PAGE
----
John Donne opens this poem with another conceit, and while it is not the central comparison of the poem, it does establish the point of the poem and the gives a context. Donne is telling his love that he must be away, and they will have to part soon. He tells her that he wants their parting to be as subtle as that moment between life and death. This seems like a strange comparison, hence it is considered a conceit. He elaborates how they should behave in the first two lines of the second stanza, stating he wants no outward show of their emotion upon parting. This leads to his ultimate point -- that the two of them have a love that is greater than most, and therefore, doesn't need a public display; in fact it would be debase their love.
John Donne is the spearhead of the Metaphysical school of poets, famous for their conceitful style. Conceit is a typically Metaphysical trope, operative as a distant and far-fetched comparison between two radically unlike objects with a stress on wit and intellectual appeal. It is often defined as a violent yoking of heterogeneous elements or ideas. It is device of condensation in Metaphysical verse.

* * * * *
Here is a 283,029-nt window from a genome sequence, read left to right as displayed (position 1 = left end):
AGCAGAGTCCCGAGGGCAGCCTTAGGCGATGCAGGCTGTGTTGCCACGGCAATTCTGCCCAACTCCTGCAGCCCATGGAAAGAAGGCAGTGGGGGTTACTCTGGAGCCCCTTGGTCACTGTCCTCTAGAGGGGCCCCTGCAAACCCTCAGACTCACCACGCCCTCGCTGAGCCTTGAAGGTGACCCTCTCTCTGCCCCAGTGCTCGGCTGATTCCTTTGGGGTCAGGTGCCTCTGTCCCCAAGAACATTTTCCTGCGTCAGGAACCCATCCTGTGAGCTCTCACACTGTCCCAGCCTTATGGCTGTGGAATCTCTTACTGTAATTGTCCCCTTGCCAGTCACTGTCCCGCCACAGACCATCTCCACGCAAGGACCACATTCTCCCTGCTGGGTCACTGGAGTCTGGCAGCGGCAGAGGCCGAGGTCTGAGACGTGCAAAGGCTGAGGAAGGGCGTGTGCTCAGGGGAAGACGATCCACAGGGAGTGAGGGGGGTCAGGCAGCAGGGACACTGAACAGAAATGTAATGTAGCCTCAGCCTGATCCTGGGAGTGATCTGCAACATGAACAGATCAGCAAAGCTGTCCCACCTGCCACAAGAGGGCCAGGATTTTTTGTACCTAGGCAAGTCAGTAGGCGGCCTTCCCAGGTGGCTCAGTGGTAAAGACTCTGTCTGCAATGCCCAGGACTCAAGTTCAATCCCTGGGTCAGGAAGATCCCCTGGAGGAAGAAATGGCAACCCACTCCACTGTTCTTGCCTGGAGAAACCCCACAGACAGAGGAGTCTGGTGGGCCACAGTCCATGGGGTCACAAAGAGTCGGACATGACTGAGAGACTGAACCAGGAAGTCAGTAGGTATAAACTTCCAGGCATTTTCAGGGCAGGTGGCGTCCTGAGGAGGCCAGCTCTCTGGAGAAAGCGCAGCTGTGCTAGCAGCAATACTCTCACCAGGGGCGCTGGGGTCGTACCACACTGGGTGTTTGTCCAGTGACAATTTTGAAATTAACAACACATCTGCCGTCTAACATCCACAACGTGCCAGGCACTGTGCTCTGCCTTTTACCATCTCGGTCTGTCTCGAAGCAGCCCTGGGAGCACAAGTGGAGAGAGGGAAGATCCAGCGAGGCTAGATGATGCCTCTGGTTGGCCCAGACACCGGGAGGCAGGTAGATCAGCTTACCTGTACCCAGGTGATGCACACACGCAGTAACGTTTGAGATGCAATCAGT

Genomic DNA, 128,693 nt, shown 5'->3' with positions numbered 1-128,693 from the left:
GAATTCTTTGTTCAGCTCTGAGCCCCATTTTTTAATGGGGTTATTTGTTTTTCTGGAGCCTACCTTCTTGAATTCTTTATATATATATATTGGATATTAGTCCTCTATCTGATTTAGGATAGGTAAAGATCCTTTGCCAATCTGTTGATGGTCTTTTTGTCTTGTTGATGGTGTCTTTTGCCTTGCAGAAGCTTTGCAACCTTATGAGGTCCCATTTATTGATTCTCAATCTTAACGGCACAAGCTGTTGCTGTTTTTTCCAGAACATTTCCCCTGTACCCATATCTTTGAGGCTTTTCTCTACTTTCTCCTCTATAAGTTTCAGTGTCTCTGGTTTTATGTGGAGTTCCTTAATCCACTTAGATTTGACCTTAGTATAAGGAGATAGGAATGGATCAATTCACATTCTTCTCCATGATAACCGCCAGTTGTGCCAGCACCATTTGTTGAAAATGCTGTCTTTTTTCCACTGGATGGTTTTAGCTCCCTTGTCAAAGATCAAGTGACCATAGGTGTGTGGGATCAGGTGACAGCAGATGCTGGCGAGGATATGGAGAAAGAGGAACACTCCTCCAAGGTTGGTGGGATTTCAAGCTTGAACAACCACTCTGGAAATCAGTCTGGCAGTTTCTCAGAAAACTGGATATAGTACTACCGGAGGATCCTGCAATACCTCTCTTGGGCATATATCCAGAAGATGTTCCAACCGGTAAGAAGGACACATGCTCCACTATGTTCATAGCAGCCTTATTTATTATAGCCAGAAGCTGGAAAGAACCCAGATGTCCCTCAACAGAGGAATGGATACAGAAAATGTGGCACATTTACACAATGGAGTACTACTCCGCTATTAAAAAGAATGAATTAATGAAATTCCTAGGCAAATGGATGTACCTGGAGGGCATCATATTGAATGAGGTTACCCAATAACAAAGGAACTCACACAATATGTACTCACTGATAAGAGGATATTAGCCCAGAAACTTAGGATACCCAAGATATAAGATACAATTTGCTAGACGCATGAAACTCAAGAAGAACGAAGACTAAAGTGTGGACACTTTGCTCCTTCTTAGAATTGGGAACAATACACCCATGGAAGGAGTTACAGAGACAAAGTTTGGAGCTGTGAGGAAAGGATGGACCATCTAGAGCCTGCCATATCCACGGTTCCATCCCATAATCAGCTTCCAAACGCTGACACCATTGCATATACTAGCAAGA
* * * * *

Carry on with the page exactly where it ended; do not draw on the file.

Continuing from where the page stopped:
In Valediction: A Forbidding Mourning, the conceit involves a comparison between the twin spirits of the lovers and the two legs of the compass. One remains stagnant in its central position while the other rotates around it in a pursuit of love, as it were. This odd and rather peculiar comparison is operative at the level of sarcasm and undercuts the cliched romantic imagery regarding Platonic lovers.